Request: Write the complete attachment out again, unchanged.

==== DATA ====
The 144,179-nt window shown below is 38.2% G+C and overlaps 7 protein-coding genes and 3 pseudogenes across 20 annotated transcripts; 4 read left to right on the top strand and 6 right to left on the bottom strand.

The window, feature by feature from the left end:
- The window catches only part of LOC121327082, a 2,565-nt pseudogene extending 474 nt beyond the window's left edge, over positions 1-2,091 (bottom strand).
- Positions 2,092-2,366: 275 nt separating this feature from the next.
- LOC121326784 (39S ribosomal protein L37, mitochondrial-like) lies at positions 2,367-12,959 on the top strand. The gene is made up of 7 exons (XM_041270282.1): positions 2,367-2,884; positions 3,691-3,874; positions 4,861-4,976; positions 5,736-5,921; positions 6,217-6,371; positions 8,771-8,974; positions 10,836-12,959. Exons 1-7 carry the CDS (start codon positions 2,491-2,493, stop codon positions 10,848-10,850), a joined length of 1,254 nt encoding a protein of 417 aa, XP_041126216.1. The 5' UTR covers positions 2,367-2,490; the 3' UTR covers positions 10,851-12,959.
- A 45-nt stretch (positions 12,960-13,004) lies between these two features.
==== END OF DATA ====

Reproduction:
The 144,179-nt window shown below is 38.2% G+C and overlaps 7 protein-coding genes and 3 pseudogenes across 20 annotated transcripts; 4 read left to right on the top strand and 6 right to left on the bottom strand.

The window, feature by feature from the left end:
- The window catches only part of LOC121327082, a 2,565-nt pseudogene extending 474 nt beyond the window's left edge, over positions 1-2,091 (bottom strand).
- Positions 2,092-2,366: 275 nt separating this feature from the next.
- LOC121326784 (39S ribosomal protein L37, mitochondrial-like) lies at positions 2,367-12,959 on the top strand. The gene is made up of 7 exons (XM_041270282.1): positions 2,367-2,884; positions 3,691-3,874; positions 4,861-4,976; positions 5,736-5,921; positions 6,217-6,371; positions 8,771-8,974; positions 10,836-12,959. Exons 1-7 carry the CDS (start codon positions 2,491-2,493, stop codon positions 10,848-10,850), a joined length of 1,254 nt encoding a protein of 417 aa, XP_041126216.1. The 5' UTR covers positions 2,367-2,490; the 3' UTR covers positions 10,851-12,959.
- A 45-nt stretch (positions 12,960-13,004) lies between these two features.